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Discrete Mathematics Lecture 5 Alexander Bukharovich New York University

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Basics of Set Theory Set and element are undefined notions in the set theory and are taken for granted Set notation: {1, 2, 3}, {{1, 2}, {3}, {1, 2, 3}}, {1, 2, 3, …}, , {x R | -3 < x < 6} Set A is called a subset of set B, written as A B, when x, x A x B A is a proper subset of B, when A is a subset of B and x B and x A Visual representation of the sets Distinction between and

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Set Operations Set a equals set B, iff every element of set A is in set B and vice versa Proof technique for showing sets equality Union of two sets is a set of all elements that belong to at least one of the sets Intersection of two sets is a set of all elements that belong to both sets Difference of two sets is a set of elements in one set, but not the other Complement of a set is a difference between universal set and a given set

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Cartesian Products Ordered n-tuple is a set of ordered n elements. Equality of n-tuples Cartesian product of n sets is a set of n- tuples, where each element in the n-tuple belongs to the respective set participating in the product

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Formal Languages Alphabet : set of characters used to construct strings String over alphabet : either empty string of n- tuple of elements from , for any n Length of a string is value n Language is a subset of all strings over n is a set of strings with length n over * is a set of all strings of finite length over Notation for arithmetic expressions: prefix, infix, postfix

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Subset Check Algorithm Let two sets be represented as arrays A and B m = size of A, n = size of B i = 1, answer = “yes”; while (i m && answer == “yes”) { j = 1, found = “no”; while (j n && found == “no”) { if (a[i] == b[j]) found = “yes”; j++; } if (found == “no”) answer = “no”; i++; }

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Set Properties Inclusion of Intersection: –A B A and A B B Inclusion in Union: –A A B and B A B Transitivity of Inclusion: –(A B B C) A C Set Definitions: –x X Y x X y Y –x X Y x X y Y –x X – Y x X y Y –x X c x X –(x, y) X Y x X y Y

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Set Identities Commutative Laws: A B = A B and A B = B A Associative Laws: (A B) C = A (B C) and (A B) C = A (B C) Distributive Laws: A (B C) = (A B) (A C) and A (B C) = (A B) (A C) Intersection and Union with universal set: A U = A and A U = U Double Complement Law: (A c ) c = A Idempotent Laws: A A = A and A A = A De Morgan’s Laws: (A B) c = A c B c and (A B) c = A c B c Absorption Laws: A (A B) = A and A (A B) = A Alternate Representation for Difference: A – B = A B c Intersection and Union with a subset: if A B, then A B = A and A B = B

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Exercises Is is true that (A – B) (B – C) = A – C? Show that (A B) – C = (A – C) (B – C) Is it true that A – (B – C) = (A – B) – C? Is it true that (A – B) (A B) = A?

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Empty Set S = {x R, x 2 = -1} X = {1, 3}, Y = {2, 4}, C = X Y Empty set has no elements Empty set is a subset of any set There is exactly one empty set Properties of empty set: –A = A, A = –A A c = , A A c = U –U c = , c = U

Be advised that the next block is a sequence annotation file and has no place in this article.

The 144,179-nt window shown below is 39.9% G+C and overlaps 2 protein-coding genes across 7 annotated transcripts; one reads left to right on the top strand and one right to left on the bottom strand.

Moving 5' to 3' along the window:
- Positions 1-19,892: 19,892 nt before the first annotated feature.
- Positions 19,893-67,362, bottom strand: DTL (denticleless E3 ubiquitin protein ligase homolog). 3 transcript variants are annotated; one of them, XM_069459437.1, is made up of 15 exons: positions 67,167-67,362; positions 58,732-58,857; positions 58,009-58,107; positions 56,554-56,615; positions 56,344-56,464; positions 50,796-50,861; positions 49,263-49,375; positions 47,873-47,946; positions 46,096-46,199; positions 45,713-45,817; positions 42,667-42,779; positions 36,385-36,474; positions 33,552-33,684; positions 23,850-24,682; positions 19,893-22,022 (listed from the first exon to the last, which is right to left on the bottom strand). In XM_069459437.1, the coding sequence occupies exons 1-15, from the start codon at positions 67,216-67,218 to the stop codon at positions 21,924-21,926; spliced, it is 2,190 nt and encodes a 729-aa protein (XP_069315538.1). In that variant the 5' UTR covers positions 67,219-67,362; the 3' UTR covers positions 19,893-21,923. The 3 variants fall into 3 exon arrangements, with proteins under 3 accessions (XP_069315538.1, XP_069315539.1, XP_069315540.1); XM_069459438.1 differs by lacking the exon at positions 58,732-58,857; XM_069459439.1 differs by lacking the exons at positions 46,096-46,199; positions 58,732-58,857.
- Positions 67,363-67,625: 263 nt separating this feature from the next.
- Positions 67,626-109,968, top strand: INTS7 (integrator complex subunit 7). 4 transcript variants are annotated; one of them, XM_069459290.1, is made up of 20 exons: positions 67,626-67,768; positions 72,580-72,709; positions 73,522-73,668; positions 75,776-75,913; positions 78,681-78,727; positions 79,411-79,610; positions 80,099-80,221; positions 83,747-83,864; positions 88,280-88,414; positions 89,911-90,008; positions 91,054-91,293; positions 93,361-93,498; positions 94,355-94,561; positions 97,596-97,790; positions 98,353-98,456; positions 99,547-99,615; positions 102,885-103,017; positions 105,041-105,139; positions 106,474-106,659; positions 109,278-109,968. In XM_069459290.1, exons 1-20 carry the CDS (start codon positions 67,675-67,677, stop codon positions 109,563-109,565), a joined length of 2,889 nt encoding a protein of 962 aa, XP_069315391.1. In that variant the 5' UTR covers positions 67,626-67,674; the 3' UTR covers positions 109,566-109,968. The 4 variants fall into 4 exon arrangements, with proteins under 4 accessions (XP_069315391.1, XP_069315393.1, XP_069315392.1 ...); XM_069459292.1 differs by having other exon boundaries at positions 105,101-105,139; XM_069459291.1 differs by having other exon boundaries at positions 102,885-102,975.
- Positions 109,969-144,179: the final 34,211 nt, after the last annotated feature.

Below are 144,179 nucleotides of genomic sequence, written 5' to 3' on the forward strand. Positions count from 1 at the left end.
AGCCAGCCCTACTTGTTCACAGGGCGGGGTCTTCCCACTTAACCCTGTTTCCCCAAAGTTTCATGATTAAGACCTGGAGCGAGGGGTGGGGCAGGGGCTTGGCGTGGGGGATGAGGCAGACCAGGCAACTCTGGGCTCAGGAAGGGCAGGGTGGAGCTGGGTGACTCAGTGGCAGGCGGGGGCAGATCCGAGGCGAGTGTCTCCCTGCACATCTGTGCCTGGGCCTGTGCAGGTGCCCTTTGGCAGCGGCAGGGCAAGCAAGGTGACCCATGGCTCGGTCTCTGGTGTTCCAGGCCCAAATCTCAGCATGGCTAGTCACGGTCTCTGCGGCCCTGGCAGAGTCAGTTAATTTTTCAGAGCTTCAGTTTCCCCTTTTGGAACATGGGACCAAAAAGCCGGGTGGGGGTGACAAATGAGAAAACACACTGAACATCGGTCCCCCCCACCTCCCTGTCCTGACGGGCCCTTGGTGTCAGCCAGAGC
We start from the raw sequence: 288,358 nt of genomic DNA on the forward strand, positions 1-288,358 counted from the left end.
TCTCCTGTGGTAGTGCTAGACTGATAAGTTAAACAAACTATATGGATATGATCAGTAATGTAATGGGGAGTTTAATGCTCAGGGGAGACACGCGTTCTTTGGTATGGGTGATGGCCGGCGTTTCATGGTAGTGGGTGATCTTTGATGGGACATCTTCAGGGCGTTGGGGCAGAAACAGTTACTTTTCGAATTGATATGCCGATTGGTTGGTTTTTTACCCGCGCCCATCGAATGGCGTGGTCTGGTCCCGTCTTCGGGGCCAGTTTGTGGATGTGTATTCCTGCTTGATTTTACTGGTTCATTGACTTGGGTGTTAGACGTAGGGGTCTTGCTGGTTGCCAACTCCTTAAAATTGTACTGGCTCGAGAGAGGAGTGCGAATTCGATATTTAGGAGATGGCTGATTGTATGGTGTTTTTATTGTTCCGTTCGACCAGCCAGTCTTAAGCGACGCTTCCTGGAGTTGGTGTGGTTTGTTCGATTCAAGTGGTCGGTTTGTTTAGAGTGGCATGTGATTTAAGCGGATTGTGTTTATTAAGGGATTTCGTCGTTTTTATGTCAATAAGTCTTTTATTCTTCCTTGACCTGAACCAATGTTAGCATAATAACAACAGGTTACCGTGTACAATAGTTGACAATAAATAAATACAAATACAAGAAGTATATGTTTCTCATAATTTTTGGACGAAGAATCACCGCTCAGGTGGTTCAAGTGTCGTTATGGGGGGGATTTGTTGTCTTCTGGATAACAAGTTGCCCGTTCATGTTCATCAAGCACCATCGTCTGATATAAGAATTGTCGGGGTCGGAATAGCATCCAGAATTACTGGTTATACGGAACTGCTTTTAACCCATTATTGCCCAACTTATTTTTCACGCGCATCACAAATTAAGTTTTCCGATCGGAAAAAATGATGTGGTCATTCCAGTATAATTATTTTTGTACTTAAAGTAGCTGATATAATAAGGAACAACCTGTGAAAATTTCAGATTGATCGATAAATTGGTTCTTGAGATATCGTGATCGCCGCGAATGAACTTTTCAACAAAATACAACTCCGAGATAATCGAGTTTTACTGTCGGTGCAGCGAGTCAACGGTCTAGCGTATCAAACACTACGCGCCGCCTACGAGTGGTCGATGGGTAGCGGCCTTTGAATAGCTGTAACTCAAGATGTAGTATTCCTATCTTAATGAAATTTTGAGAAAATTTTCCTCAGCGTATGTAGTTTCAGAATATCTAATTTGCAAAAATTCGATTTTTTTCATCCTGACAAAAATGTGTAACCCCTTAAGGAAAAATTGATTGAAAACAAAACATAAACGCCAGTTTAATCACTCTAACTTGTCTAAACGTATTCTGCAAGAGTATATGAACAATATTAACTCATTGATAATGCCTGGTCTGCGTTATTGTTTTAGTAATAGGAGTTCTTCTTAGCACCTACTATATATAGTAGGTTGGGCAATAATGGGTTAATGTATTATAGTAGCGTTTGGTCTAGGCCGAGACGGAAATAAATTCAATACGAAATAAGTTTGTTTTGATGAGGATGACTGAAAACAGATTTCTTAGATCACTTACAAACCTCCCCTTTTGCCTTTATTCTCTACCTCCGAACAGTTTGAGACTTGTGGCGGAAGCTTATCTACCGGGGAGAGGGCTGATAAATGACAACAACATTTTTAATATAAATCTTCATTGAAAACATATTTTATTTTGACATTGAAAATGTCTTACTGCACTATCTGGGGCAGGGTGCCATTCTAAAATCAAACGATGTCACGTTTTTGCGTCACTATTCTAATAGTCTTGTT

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Set Partitioning Two sets are called disjoint if they have no elements in common Theorem: A – B and B are disjoint A collection of sets A 1, A 2, …, A n is called mutually disjoint when any pair of sets from this collection is disjoint A collection of non-empty sets {A 1, A 2, …, A n } is called a partition of a set A when the union of these sets is A and this collection consists of mutually disjoint sets

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Power Set Power set of A is the set of all subsets of A Theorem: if A B, then P(A) P(B) Theorem: If set X has n elements, then P(X) has 2 n elements

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Boolean Algebra Boolean Algebra is a set of elements together with two operations denoted as + and * and satisfying the following properties: a + b = b + a, a * b = b * a (a + b) + c = a + (b + c), (a * b) *c = a * (b * c) a + (b * c) = (a + b) * (a + c), a * (b + c) = (a * b) + (a * c) a + 0 = a, a * 1 = a for some distinct unique 0 and 1 a + ã = 1, a * ã = 0

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Exercises Simplify: A ((B A c ) B c ) Symmetric Difference: A B = (A – B) (B – A) Show that symmetric difference is associative Are A – B and B – C necessarily disjoint? Are A – B and C – B necessarily disjoint? Let S = {2, 3, …, n}. For each S i S, let P i be the product of elements in S i. Show that: P i = (n + 1)! / 2 – 1

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Russell’s Paradox Set of all integers, set of all abstract ideas Consider S = {A, A is a set and A A} Is S an element of S? Barber puzzle: a male barber shaves all those men who do not shave themselves. Does the barber shave himself? Consider S = {A U, A A}. Is S S?

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Halting Problem There is no computer algorithm that will accept any algorithm X and data set D as input and then will output “halts” or “loops forever” to indicate whether X terminates in a finite number of steps when X is run with data set D.

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